Work on Monday: “Alice in the Shinnecock Studio” by W.M. Chase

Today’s Work on Monday examines the work of Shinnecock Hills painter William Merritt Chase, who is widely considered one of the greatest masters ever to work on the East End of Long Island—and that’s saying a lot, considering the region’s artistic legacy. His painting, “Alice in the Shinnecock Studio” is part of the Parrish Art Museum’s permanent collection, currently on display at the new museum in Water Mill.

Work on Monday is a weekly look at one piece of art related to the East End, usually by a Hamptons or North Fork artist, living or dead, created in any kind of media. Join the conversation by posting your thoughts in the comments below and email suggestions for a future Work on Monday here.

Alice in the Shinnecock Studio
William Merritt Chase (American, 1849-1916)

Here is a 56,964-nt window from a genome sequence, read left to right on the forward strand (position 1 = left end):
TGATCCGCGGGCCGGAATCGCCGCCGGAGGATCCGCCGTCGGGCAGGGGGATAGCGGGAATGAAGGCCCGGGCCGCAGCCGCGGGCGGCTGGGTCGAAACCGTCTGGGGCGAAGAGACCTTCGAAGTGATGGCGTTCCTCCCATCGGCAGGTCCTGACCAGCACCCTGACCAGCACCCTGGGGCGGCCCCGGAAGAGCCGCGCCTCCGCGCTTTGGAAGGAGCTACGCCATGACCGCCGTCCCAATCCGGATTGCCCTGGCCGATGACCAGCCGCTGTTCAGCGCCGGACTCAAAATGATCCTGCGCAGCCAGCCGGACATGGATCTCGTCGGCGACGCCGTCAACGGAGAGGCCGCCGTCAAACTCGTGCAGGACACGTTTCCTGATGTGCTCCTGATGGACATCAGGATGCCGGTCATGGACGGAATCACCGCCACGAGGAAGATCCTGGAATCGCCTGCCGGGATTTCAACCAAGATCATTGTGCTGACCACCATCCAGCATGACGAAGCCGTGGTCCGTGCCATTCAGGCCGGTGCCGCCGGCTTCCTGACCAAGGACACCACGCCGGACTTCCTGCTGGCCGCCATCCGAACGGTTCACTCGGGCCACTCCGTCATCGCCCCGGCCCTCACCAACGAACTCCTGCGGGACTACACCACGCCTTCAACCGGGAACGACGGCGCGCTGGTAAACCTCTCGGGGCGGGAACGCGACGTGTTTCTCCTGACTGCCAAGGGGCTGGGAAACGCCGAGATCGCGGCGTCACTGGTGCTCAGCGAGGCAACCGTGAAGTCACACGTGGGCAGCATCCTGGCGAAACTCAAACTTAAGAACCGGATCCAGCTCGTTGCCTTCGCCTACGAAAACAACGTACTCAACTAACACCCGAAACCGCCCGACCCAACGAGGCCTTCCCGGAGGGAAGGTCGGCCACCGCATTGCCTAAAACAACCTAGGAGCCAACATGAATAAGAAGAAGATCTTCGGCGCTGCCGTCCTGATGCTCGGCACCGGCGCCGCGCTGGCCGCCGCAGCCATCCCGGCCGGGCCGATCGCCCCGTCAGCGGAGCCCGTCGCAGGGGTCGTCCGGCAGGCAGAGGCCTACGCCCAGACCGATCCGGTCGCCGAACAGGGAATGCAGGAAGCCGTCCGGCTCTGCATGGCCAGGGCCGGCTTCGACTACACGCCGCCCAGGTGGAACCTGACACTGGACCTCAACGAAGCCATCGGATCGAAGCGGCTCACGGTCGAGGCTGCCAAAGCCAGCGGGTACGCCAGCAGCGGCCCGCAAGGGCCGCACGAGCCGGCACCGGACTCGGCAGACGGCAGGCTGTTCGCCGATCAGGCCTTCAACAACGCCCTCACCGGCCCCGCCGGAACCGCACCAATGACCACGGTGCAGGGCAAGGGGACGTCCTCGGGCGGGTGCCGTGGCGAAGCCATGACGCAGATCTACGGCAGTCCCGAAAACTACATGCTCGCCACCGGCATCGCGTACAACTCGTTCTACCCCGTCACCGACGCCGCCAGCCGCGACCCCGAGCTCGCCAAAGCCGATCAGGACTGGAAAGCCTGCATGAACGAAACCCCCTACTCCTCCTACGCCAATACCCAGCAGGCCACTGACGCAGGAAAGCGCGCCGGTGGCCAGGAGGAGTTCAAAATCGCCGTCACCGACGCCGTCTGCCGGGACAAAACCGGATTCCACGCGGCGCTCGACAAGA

Oil on canvas
38 1/8 x 42 3/4 inches, c. 1900

This oil depicts Chase’s daughter Alice seated before a painting in his Shinnecock studio. As the Parrish points out in its materials about the work, the piece may be a picture of Alice, but the studio and the paintings within it—as well as the art of painting itself—are as much, if not more, the subject. It is a rare treat to see the inside of an artist’s studio during the era before photography was widely used and cameras took aim at less traditional subject matter.

To this end, “Alice in the Shinnecock Studio” is a small and brief glimpse at Chase’s sanctum sanctorum, the place where his hard work and brilliance poured out. We see little details that bring the artist that much more to life—his various objects, his vessels filled with brushes and perhaps paint, thinner, tea or water, his small statue, the easels, plates and even his Velásquez study bathed in stunning Shinnecock sunlight filtered through his windowpane.

While some argue Alice is a surrogate for the viewer in this painting, that opinion seems opposed to her importance in the piece. Here, the viewer and Chase become one, looking in on perhaps his most beloved creations—both art and child—in his most personal of spaces.

To see this painting and other masterpieces by William Merritt Chase, visit the new Parrish Art Museum in Water Mill. For details, check out parrishart.org.

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